American Teacher Preparation Out-of-Step with High-Performing Nations
The first ever International Summit on Teaching, convened in March New York City, showing perhaps more clearly than ever that the United States has been pursuing an approach to teaching contrary to that pursued by the highest-achieving nations. It was the first time that government officials and union leaders from 16 nations met together to exchange experiences and pursue consensus about how to create a well-prepared and accountable teaching profession. Linda Darling-Hammond of Stanford University, founding director of the National Commission on Teaching and America’s Future, and former president of the American Educational Research Association, Darling-Hammond , reporting from the Summit, writes in the Washington Post that the growing de-professionalization of teaching in America was recognized as out of step with the strategies pursued by the world’s educational leaders.
In stark contrast to America’s approach to improving teacher quality, still mired in merit pay debates, officials from countries like Singapore and Finland described how they have built a high-performing teaching profession by enabling all teachers to enter high-quality preparation programs, generally at the masters’ degree level, and receiving a salary as they train. There they learn research-based teaching strategies and practice with experts in lab schools connected to their universities. They enter a well-paid profession (earning as much as beginning doctors in several countries), are supported by mentor teachers, and have 15 or more hours a week to work and learn together. Engaging in shared planning, action research, lesson study, and observations in each other’s classrooms goes a long way in removing feelings of isolation and frustration so often expressed by beginning teachers. And they work in schools that are equitably funded and well-resourced with the latest technology and materials.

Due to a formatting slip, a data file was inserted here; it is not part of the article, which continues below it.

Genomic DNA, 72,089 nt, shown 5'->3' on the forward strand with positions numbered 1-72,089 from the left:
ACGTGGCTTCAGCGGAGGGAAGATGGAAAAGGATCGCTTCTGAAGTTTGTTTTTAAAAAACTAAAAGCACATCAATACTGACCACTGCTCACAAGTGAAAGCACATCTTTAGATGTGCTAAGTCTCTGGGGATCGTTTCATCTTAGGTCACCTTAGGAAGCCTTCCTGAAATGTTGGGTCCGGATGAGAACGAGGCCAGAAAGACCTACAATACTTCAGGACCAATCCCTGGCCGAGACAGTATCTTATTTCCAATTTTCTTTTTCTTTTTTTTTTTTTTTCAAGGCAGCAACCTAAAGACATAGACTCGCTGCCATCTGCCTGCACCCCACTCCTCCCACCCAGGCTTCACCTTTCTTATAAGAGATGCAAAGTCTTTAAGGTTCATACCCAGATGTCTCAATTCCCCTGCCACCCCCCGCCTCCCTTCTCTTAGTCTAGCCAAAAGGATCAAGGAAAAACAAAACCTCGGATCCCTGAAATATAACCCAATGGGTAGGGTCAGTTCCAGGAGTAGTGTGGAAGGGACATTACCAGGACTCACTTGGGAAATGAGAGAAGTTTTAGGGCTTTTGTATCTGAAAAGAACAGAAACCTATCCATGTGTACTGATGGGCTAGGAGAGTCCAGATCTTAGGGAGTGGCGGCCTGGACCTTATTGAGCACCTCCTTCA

Darling-Hammond, who also serves as a convener for the Forum for Education and Democracy, compared such approaches with American states’ willingness to lower standards rather than raise salaries for the teachers in poor districts, and the growing number of recruits who enter the profession with inadequate prior training, learning on-the-job with the uneven, or no mentoring. A third of U.S. beginning teachers leave within the first five years, and those with the least training leave at more than twice the rate of those who are well-prepared. Teacher preparation at the university level in the U.S. rarely includes the development of cultural competence, collaborative teaching and planning, and action research
For the full article, go to: http://www.washingtonpost.com/blogs/answer-sheet/post/darling-hammond-us-vs-highest-achieving-nations-in-education/2011/03/22/ABkNeaCB_blog.html